The Annual Report of the Injuries Board is always worth reading. It suffers from a persistent tone of self-congratulation but the Injuries Board has access to information previously possessed only by insurance companies and it publishes it, or some of it, in the Annual report and other publications.
The Injuries Board views this information narrowly. It extracts it as statistics and makes little effort to draw conclusions from it.
For instance it remarked of public liability claims for 2009;
“Females accounted for 72% of the 1443 PL awards during the period of this review – over twice as many (2.5 times) as males. This is a direct reversal of data for workplace accidents where females account for just over a quarter (26%) of awards.”
A curious mind would ask if this is evidence of something, and if so, what? Furthermore, to what use can it be put ? The Injuries Board doesn’t ask these kind of questions.
It is reasonable to speculate that women do more shopping than men; they are more vulnerable to traps or deficiencies in premises open to the public.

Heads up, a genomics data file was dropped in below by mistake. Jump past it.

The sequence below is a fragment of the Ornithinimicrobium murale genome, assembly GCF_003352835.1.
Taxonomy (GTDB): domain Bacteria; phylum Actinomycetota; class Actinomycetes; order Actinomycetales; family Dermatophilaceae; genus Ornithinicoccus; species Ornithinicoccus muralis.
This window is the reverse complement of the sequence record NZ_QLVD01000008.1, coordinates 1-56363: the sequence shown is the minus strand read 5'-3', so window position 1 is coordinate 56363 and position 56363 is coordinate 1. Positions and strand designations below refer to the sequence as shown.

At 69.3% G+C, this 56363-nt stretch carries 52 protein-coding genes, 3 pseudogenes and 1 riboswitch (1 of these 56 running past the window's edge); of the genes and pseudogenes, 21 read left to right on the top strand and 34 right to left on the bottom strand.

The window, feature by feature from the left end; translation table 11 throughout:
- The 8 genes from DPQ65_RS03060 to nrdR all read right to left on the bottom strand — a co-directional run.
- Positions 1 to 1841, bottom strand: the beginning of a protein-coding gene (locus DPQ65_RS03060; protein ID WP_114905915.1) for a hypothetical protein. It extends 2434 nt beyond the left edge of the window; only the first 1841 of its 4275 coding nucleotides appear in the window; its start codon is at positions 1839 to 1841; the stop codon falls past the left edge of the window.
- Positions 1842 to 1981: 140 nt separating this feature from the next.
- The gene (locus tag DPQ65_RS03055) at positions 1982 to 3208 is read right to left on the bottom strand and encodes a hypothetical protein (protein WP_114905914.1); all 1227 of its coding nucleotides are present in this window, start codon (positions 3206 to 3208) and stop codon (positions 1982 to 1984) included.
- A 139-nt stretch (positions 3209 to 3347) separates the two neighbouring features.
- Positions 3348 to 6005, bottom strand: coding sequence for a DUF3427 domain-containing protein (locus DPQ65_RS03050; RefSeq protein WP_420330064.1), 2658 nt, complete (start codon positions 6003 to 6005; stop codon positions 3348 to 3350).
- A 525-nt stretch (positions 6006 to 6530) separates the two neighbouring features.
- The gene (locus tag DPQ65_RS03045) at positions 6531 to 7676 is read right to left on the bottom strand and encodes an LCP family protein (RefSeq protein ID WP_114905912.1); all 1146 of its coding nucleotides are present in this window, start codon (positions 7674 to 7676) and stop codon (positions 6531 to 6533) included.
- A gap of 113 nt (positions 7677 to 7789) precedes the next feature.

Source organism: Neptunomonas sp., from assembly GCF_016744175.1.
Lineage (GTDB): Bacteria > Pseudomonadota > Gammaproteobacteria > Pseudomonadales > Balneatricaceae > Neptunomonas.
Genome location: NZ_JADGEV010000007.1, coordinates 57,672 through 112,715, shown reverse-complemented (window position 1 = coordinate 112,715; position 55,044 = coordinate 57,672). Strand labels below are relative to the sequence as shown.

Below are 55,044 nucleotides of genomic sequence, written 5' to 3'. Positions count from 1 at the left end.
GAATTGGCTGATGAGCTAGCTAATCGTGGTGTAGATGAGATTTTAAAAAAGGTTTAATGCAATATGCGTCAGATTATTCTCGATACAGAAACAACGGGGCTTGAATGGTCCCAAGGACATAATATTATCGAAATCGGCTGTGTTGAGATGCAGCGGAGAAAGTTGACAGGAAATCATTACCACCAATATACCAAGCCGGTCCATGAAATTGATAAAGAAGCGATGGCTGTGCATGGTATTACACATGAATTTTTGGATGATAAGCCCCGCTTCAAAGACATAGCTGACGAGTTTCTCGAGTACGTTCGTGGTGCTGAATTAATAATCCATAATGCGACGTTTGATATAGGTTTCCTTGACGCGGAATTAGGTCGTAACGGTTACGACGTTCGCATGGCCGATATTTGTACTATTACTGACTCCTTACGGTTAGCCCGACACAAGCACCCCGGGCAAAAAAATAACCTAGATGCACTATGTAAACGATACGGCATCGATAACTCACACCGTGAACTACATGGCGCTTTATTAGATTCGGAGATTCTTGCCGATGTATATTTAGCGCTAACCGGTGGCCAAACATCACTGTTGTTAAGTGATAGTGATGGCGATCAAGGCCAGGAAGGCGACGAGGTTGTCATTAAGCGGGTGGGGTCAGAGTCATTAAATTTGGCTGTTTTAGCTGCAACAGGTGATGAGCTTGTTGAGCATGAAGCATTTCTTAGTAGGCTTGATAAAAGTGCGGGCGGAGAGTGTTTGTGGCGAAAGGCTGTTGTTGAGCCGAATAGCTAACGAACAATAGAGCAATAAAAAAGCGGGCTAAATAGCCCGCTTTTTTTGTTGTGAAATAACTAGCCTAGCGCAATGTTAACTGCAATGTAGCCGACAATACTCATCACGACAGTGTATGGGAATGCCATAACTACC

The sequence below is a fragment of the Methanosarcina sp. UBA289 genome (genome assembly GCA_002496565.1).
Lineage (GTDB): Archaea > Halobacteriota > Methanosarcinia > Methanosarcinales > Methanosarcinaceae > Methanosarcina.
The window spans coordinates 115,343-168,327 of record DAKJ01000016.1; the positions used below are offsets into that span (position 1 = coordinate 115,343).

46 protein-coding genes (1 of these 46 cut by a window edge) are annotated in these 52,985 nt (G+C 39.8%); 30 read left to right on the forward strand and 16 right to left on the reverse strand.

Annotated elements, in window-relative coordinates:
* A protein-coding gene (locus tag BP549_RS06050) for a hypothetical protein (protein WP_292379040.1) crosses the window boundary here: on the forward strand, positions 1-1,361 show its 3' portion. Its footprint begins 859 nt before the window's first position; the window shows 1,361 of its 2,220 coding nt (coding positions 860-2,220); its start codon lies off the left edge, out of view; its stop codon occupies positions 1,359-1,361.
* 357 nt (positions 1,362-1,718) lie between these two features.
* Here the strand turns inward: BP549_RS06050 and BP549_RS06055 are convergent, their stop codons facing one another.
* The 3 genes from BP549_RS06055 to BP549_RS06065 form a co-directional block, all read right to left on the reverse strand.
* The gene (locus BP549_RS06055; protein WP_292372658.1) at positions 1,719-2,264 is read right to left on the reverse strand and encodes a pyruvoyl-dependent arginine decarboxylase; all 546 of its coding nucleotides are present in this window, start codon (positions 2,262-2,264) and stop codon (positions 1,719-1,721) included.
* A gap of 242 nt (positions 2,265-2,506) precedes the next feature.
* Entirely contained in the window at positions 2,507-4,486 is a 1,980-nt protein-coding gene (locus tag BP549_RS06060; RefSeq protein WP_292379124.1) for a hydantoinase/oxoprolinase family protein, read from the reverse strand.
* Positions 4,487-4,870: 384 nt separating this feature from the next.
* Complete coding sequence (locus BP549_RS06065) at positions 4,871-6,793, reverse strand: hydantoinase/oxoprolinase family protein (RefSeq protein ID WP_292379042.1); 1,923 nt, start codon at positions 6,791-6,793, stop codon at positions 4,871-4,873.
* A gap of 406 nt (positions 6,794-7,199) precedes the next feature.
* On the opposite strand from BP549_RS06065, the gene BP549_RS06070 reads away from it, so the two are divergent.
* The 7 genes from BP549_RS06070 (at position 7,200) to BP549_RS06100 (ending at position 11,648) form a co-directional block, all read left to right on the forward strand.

If that is the case, what does it say about the Occupier’s Liability Act 1995? Was it, in effect, directed to denying the claims of one sex, women?
The Injuries Board Report goes on to say:
“Just over half (51%) of the accidents under review took place in privately owned establishments, with one in four (25%) occurring in a retail/shopping outlet, one in five (19%) in a hotel/pub/nightclub or restaurant and 7% in leisure facilities like sports clubs/gyms and cinemas. almost a quarter of PL awards (24%) were made against local authorities and a further 8% involved transport and utility services.”
This is peculiar; there is a world of difference between “accidents” and “awards”. Many people who have accidents on the public highway will fail in their claim against a local authority. The reason is, they have to show that they, effectively, were injured at a place where the authority caused the defect which led to their injury. If they cannot show that, where the defect developed from wear and tear, say, they will fail.
This aspect is hidden in the use of “accidents” and “awards”. As they say in trade union circles, one is apples and the other is oranges; in a phrase, they are not comparable.